Saturday, June 14, 2008

John Kremer's 7 Keys to a Great Book Title

The following is taken from The Copywriting Maven blog by Roberta Rosenberg. I found some misleading statements in the article. As she notes in the comment below, those misleading statements came from the writer of the article and not from her. Nonetheless, they must be corrected. My response is highlighted in dark blue.

In the April issue of Steve Harrison’s Book Marketing Update, there’s an article based on author John Kremer’s (1001 Ways to Market Your Book) thoughts on book titling. With so many of us involved in self-publishing POD and ebooks, I thought I’d synopsize the recommendations.

1. Make your title memorable, since 80% of books are sold by word-of-mouth.

This really is the top consideration when creating a title for any book. I agree with this statement.

2. Short titles are best, most successful titles are around 5 words. Add a subtitle to expand and/or illuminate the information about your book.

While a short title, in most cases is best, I've seen many successful long titles. So the true rule here is this: The title should be the right length to describe what's in the book and yet provide the reader with the right motivation to buy the book.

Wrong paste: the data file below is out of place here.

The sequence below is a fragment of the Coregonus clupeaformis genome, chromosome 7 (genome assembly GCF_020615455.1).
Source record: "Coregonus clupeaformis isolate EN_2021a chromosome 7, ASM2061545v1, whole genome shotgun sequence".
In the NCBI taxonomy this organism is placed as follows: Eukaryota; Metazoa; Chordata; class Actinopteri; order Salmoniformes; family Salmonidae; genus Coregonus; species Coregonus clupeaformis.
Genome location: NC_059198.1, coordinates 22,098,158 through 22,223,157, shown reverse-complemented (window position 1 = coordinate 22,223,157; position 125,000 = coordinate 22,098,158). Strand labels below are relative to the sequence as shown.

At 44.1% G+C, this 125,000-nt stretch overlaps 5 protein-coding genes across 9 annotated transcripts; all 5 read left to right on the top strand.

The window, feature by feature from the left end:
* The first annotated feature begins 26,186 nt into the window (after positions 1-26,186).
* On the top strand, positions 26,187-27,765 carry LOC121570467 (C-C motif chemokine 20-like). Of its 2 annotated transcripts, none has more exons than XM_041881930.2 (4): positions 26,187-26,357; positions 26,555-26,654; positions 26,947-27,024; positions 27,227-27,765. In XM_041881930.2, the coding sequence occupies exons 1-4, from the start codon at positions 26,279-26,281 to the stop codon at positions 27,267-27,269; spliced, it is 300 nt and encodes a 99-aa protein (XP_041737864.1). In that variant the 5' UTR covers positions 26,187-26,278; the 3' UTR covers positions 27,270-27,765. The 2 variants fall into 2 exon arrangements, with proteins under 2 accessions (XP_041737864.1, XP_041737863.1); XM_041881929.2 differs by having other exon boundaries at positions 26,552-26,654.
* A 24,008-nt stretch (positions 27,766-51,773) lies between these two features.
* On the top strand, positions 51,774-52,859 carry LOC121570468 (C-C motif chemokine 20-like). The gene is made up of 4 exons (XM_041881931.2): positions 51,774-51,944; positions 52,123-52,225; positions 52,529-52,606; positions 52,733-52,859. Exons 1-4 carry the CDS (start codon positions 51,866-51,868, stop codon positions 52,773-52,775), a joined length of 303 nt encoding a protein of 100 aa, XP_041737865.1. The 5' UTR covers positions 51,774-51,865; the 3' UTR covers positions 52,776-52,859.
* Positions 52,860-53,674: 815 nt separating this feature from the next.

3. Numbers in titles can be very effective for non-fiction, just as they are when writing headline copy.

Numbers can be effective, but 95% of titles, including the most successful, do not include numbers. Of course, my book does.

4. Include keywords for non-fiction titles. You want to put the main search terms for your subject in your title or subtitle, but don’t use terms that are too generic.

A good title is more important than stuffing keywords, unless you are selling your book primarily online. Then keywords can be important.

5. Try inventing or coining a word for your title, but strive for conceptual clarity rather than showing off how clever you are. (I coined ‘macromize” for a promotion I did for a book about um, Wordstar macros years ago. I still like it. :)

Coining words for a title is an absolute no-no, unless the coined word is a brand or can be made into a brand. Even then, coining words is generally, almost always, not a good idea.

6. Try to think brandable - the Chicken Soup, Idiots and Dummies series represent genius-level book branding at its finest.

When critiquing titles, I always work to see if the title can be made into a brand. 99% of titles cannot be made into brands, but the few that can be are often very successful.

7. Don’t try to do too much with your title. Think brand, then add the specific audience you’re going after.

Don't try to do too much with your title. The purpose of a title, firstmost, is simple: Attract attention. Get the attention of the people who really need or would want the book.

John Kremer's Book Title Critiques
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